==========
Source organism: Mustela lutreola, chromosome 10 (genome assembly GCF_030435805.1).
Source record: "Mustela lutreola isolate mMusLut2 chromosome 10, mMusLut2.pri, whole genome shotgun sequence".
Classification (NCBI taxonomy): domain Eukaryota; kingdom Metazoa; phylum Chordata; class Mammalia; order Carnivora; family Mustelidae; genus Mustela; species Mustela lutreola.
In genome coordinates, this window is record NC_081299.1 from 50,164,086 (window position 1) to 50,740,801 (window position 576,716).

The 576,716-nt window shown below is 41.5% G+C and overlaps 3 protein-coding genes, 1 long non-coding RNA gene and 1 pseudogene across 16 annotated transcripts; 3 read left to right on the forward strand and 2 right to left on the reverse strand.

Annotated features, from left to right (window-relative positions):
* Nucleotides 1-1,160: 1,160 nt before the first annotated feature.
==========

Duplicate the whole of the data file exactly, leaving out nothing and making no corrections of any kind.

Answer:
Source organism: Mustela lutreola, chromosome 10 (genome assembly GCF_030435805.1).
Source record: "Mustela lutreola isolate mMusLut2 chromosome 10, mMusLut2.pri, whole genome shotgun sequence".
Classification (NCBI taxonomy): domain Eukaryota; kingdom Metazoa; phylum Chordata; class Mammalia; order Carnivora; family Mustelidae; genus Mustela; species Mustela lutreola.
In genome coordinates, this window is record NC_081299.1 from 50,164,086 (window position 1) to 50,740,801 (window position 576,716).

The 576,716-nt window shown below is 41.5% G+C and overlaps 3 protein-coding genes, 1 long non-coding RNA gene and 1 pseudogene across 16 annotated transcripts; 3 read left to right on the forward strand and 2 right to left on the reverse strand.

Annotated features, from left to right (window-relative positions):
* Nucleotides 1-1,160: 1,160 nt before the first annotated feature.